As marijuana laws evolve, more and more older people are partaking—munching edibles, dropping oils, smearing creams. This pot revolution isn’t about getting high; it’s about reaping medical benefits. The substance is legal for medical purposes in many states, but illegal at the federal level.
To help further the conversation, we’ve curated articles that illuminate the evolving intersection between elders and herb. Also check out these stories we curated on marijuana in seniors housing.
Headlines & Insights
Curated excerpts from though-provoking articles.
Derek Tauchman rings up sales at one of several Bud and Bloom registers in the dispensary. Fear of getting high is the biggest concern expressed by senior consumers, who make up the bulk of the dispensary’s new business, he said.
“What they don’t realize is there’s so many different ways to medicate now that you don’t have to actually get high to relieve all your aches and pains,” he said. …
The limited research that exists suggests that marijuana may be helpful in treating pain and nausea, according to a research overview published last year by the National Academies of Sciences, Engineering and Medicine. Less conclusive research points to it helping with sleep problems and anxiety.
“What’s very exciting is there’s some suggestion that cannabinoids can be useful for a type of pain that isn’t well-treated by other drugs – neuropathic pain.” …
Just as with any FDA-approved prescription drugs, you should discuss possible marijuana side effects and drug interactions with your pharmacist or health provider.
“As people get older, the way their body processes medication, including marijuana, is different than it was in their 20s,” says Laura Borgelt ….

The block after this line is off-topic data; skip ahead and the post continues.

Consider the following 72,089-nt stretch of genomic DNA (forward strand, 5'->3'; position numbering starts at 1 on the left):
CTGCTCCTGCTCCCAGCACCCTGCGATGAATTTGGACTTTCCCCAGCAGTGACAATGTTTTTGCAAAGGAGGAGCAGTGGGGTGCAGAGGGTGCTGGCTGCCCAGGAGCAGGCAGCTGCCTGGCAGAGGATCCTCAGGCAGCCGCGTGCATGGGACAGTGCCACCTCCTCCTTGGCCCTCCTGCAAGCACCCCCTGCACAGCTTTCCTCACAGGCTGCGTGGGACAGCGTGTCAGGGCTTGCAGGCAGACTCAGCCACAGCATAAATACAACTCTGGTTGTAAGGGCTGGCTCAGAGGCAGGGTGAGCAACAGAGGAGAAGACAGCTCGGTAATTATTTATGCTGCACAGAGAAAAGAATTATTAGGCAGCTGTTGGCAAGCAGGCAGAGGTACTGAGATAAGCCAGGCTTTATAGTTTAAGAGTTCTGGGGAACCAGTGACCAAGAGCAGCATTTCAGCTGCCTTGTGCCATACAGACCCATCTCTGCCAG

With conditions such as diabetes or chronic obstructive pulmonary disease, the impact of marijuana isn’t yet known, Borgelt says. However, fall risk is an obvious concern for older adults. “We know that marijuana can create cognitive impairment and slow cognitive processes,” she says. “It has also shown some [short-term] memory impairment.”
“The marketing of marijuana has really overshadowed the science,” said Rand Teed, a drug and alcohol counsellor and consultant in Regina who is part of the coalition.
“The information that doctors have received so far has been quite confusing for them in many cases. Initially, Health Canada approved cannabis for use with anxiety, but in lots and lots of cases, cannabis increases anxiety.”
“We know that THC (tetrahydrocannabinoal) is psychoactive and the aging brain is more vulnerable to psychoactive drugs. So we tell our patients that they have to be very careful when using THC.” …
… Fixen’s key advice is that if seniors are going to use marijuana, they should look for forms that contain a higher CBD component, as it does not have psychoactive properties like THC.